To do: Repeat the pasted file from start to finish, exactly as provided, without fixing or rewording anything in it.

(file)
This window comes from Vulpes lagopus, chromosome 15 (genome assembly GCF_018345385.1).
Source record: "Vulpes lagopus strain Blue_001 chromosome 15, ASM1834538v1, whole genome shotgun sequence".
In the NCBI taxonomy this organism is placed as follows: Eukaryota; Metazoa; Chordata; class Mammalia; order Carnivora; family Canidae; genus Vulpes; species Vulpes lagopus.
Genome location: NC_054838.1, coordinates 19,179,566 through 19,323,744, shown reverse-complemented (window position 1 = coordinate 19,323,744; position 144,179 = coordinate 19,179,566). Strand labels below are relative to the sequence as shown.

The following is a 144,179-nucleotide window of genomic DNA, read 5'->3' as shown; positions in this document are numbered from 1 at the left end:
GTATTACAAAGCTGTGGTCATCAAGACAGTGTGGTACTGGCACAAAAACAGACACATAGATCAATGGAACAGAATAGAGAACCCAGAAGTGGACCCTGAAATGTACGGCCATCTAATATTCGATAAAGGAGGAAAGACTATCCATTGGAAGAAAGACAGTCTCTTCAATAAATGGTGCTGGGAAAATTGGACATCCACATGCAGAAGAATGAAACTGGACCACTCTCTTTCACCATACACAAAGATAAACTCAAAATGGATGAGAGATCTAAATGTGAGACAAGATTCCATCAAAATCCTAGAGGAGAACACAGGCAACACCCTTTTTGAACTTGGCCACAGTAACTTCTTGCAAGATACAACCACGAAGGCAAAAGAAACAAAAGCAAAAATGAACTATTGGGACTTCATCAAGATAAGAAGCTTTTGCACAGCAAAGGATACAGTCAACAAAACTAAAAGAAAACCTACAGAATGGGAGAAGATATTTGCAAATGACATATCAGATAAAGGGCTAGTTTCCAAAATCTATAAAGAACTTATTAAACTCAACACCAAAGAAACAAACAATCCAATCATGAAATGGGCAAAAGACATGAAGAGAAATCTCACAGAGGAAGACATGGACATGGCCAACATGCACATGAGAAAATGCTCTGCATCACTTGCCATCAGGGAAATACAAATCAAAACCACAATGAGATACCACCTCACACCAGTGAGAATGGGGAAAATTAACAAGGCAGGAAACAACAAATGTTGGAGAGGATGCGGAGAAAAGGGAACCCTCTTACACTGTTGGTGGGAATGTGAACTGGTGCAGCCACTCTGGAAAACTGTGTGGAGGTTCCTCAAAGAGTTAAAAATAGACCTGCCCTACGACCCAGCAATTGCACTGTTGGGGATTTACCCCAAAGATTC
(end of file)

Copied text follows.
This window comes from Vulpes lagopus, chromosome 15 (genome assembly GCF_018345385.1).
Source record: "Vulpes lagopus strain Blue_001 chromosome 15, ASM1834538v1, whole genome shotgun sequence".
In the NCBI taxonomy this organism is placed as follows: Eukaryota; Metazoa; Chordata; class Mammalia; order Carnivora; family Canidae; genus Vulpes; species Vulpes lagopus.
Genome location: NC_054838.1, coordinates 19,179,566 through 19,323,744, shown reverse-complemented (window position 1 = coordinate 19,323,744; position 144,179 = coordinate 19,179,566). Strand labels below are relative to the sequence as shown.

The following is a 144,179-nucleotide window of genomic DNA, read 5'->3' as shown; positions in this document are numbered from 1 at the left end:
GTATTACAAAGCTGTGGTCATCAAGACAGTGTGGTACTGGCACAAAAACAGACACATAGATCAATGGAACAGAATAGAGAACCCAGAAGTGGACCCTGAAATGTACGGCCATCTAATATTCGATAAAGGAGGAAAGACTATCCATTGGAAGAAAGACAGTCTCTTCAATAAATGGTGCTGGGAAAATTGGACATCCACATGCAGAAGAATGAAACTGGACCACTCTCTTTCACCATACACAAAGATAAACTCAAAATGGATGAGAGATCTAAATGTGAGACAAGATTCCATCAAAATCCTAGAGGAGAACACAGGCAACACCCTTTTTGAACTTGGCCACAGTAACTTCTTGCAAGATACAACCACGAAGGCAAAAGAAACAAAAGCAAAAATGAACTATTGGGACTTCATCAAGATAAGAAGCTTTTGCACAGCAAAGGATACAGTCAACAAAACTAAAAGAAAACCTACAGAATGGGAGAAGATATTTGCAAATGACATATCAGATAAAGGGCTAGTTTCCAAAATCTATAAAGAACTTATTAAACTCAACACCAAAGAAACAAACAATCCAATCATGAAATGGGCAAAAGACATGAAGAGAAATCTCACAGAGGAAGACATGGACATGGCCAACATGCACATGAGAAAATGCTCTGCATCACTTGCCATCAGGGAAATACAAATCAAAACCACAATGAGATACCACCTCACACCAGTGAGAATGGGGAAAATTAACAAGGCAGGAAACAACAAATGTTGGAGAGGATGCGGAGAAAAGGGAACCCTCTTACACTGTTGGTGGGAATGTGAACTGGTGCAGCCACTCTGGAAAACTGTGTGGAGGTTCCTCAAAGAGTTAAAAATAGACCTGCCCTACGACCCAGCAATTGCACTGTTGGGGATTTACCCCAAAGATTC